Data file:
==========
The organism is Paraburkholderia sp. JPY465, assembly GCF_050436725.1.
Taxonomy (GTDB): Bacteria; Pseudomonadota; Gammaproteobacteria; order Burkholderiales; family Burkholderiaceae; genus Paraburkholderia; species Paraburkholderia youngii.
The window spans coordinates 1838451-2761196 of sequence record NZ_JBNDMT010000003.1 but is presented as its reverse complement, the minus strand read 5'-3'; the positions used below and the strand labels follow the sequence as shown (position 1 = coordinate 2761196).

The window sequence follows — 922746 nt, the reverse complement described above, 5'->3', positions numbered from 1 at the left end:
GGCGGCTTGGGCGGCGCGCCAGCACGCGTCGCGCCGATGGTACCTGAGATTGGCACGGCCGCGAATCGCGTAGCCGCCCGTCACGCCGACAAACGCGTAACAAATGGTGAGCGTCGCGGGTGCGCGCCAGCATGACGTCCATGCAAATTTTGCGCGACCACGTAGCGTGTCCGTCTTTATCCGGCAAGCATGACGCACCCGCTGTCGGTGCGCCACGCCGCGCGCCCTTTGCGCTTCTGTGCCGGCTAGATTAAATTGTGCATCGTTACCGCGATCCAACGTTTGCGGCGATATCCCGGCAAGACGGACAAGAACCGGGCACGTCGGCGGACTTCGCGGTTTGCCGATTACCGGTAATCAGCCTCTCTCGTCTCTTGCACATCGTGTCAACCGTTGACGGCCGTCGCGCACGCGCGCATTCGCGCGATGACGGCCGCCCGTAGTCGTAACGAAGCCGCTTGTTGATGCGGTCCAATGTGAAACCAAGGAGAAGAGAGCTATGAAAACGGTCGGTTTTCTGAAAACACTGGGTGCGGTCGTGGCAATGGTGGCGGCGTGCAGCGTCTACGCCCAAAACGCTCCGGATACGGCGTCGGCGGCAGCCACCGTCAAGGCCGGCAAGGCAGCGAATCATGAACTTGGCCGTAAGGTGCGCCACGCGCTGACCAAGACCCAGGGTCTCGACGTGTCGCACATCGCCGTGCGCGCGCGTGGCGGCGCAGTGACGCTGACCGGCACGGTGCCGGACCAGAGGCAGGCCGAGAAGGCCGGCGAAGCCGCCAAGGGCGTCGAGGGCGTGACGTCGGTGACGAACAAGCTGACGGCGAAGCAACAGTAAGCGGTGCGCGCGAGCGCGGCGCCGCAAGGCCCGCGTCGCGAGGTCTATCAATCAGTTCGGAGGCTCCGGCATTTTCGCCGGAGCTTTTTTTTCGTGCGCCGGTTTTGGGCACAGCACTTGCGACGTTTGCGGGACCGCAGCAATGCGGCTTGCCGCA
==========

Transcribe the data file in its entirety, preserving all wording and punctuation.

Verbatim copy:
The organism is Paraburkholderia sp. JPY465, assembly GCF_050436725.1.
Taxonomy (GTDB): Bacteria; Pseudomonadota; Gammaproteobacteria; order Burkholderiales; family Burkholderiaceae; genus Paraburkholderia; species Paraburkholderia youngii.
The window spans coordinates 1838451-2761196 of sequence record NZ_JBNDMT010000003.1 but is presented as its reverse complement, the minus strand read 5'-3'; the positions used below and the strand labels follow the sequence as shown (position 1 = coordinate 2761196).

The window sequence follows — 922746 nt, the reverse complement described above, 5'->3', positions numbered from 1 at the left end:
GGCGGCTTGGGCGGCGCGCCAGCACGCGTCGCGCCGATGGTACCTGAGATTGGCACGGCCGCGAATCGCGTAGCCGCCCGTCACGCCGACAAACGCGTAACAAATGGTGAGCGTCGCGGGTGCGCGCCAGCATGACGTCCATGCAAATTTTGCGCGACCACGTAGCGTGTCCGTCTTTATCCGGCAAGCATGACGCACCCGCTGTCGGTGCGCCACGCCGCGCGCCCTTTGCGCTTCTGTGCCGGCTAGATTAAATTGTGCATCGTTACCGCGATCCAACGTTTGCGGCGATATCCCGGCAAGACGGACAAGAACCGGGCACGTCGGCGGACTTCGCGGTTTGCCGATTACCGGTAATCAGCCTCTCTCGTCTCTTGCACATCGTGTCAACCGTTGACGGCCGTCGCGCACGCGCGCATTCGCGCGATGACGGCCGCCCGTAGTCGTAACGAAGCCGCTTGTTGATGCGGTCCAATGTGAAACCAAGGAGAAGAGAGCTATGAAAACGGTCGGTTTTCTGAAAACACTGGGTGCGGTCGTGGCAATGGTGGCGGCGTGCAGCGTCTACGCCCAAAACGCTCCGGATACGGCGTCGGCGGCAGCCACCGTCAAGGCCGGCAAGGCAGCGAATCATGAACTTGGCCGTAAGGTGCGCCACGCGCTGACCAAGACCCAGGGTCTCGACGTGTCGCACATCGCCGTGCGCGCGCGTGGCGGCGCAGTGACGCTGACCGGCACGGTGCCGGACCAGAGGCAGGCCGAGAAGGCCGGCGAAGCCGCCAAGGGCGTCGAGGGCGTGACGTCGGTGACGAACAAGCTGACGGCGAAGCAACAGTAAGCGGTGCGCGCGAGCGCGGCGCCGCAAGGCCCGCGTCGCGAGGTCTATCAATCAGTTCGGAGGCTCCGGCATTTTCGCCGGAGCTTTTTTTTCGTGCGCCGGTTTTGGGCACAGCACTTGCGACGTTTGCGGGACCGCAGCAATGCGGCTTGCCGCA